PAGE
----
Every class is associated with a GUID (a 128-bit number or string) which uniquely identifies this particular class from all others, anywhere in the world. This identifier is called the Class ID, or CLSID. A friendlier version of the CLSID is a shorter text name, which also identifies the Class. This text name is known as the PROGID, though it's possible this PROGID may not be totally unique. As it's a simpler construct, it might be duplicated in another program. These identifiers are stored in the Windows Registry when the COM component is installed and registered. PowerBASIC programmers reference COM components by their PROGID string, and rarely by their CLSID. However, since these two items are stored in pairs, it is straightforward to retrieve the matching PROGID for a known CLSID, and vice versa.
As mentioned earlier, you don't need to know how a television works internally to use it and benefit from it. Likewise, you don't need to know how a COM Object works internally to use it and benefit from it. You only need to know the intended job of the object, and how to communicate with it from the outside. The internal workings are well "hidden", which is called encapsulation. Since we aren't able to "look inside" a COM Object, it's not possible to directly manipulate internal variables or memory. This provides a increased level of security for the internal code and data.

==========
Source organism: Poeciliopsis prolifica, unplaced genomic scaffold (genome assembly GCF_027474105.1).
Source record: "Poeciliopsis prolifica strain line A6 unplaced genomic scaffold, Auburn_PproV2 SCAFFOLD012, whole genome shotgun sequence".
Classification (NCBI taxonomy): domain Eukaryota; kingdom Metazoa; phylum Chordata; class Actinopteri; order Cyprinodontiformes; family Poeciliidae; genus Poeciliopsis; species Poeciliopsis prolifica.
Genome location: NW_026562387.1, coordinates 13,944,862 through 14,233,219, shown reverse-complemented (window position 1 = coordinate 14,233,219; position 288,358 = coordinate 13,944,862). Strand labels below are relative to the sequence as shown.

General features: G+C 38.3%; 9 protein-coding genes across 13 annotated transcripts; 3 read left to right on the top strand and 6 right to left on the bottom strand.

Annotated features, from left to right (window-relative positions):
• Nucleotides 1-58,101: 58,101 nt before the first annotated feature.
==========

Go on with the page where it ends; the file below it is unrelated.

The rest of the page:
The PowerBASIC Console Compiler can only create internal objects, COM and ActiveX objects can be created with the PowerBASIC For Windows Compiler.

24. No shortcut, no active setup, how to get the keys for the first log-in
25. What does u mean by differed CA, how you will decide what CA to be kept in which mode say differed or execute immediate
The purpose of a deferred execution custom action is to delay the execution of a system change to the time when the installation script is executed. This differs from a regular custom action, or a standard action, in which the installer executes the action immediately upon encountering it in a sequence table or in a call to MsiDoAction. A deferred execution custom action enables a package author to specify system operations at a particular point within the execution of the installation script.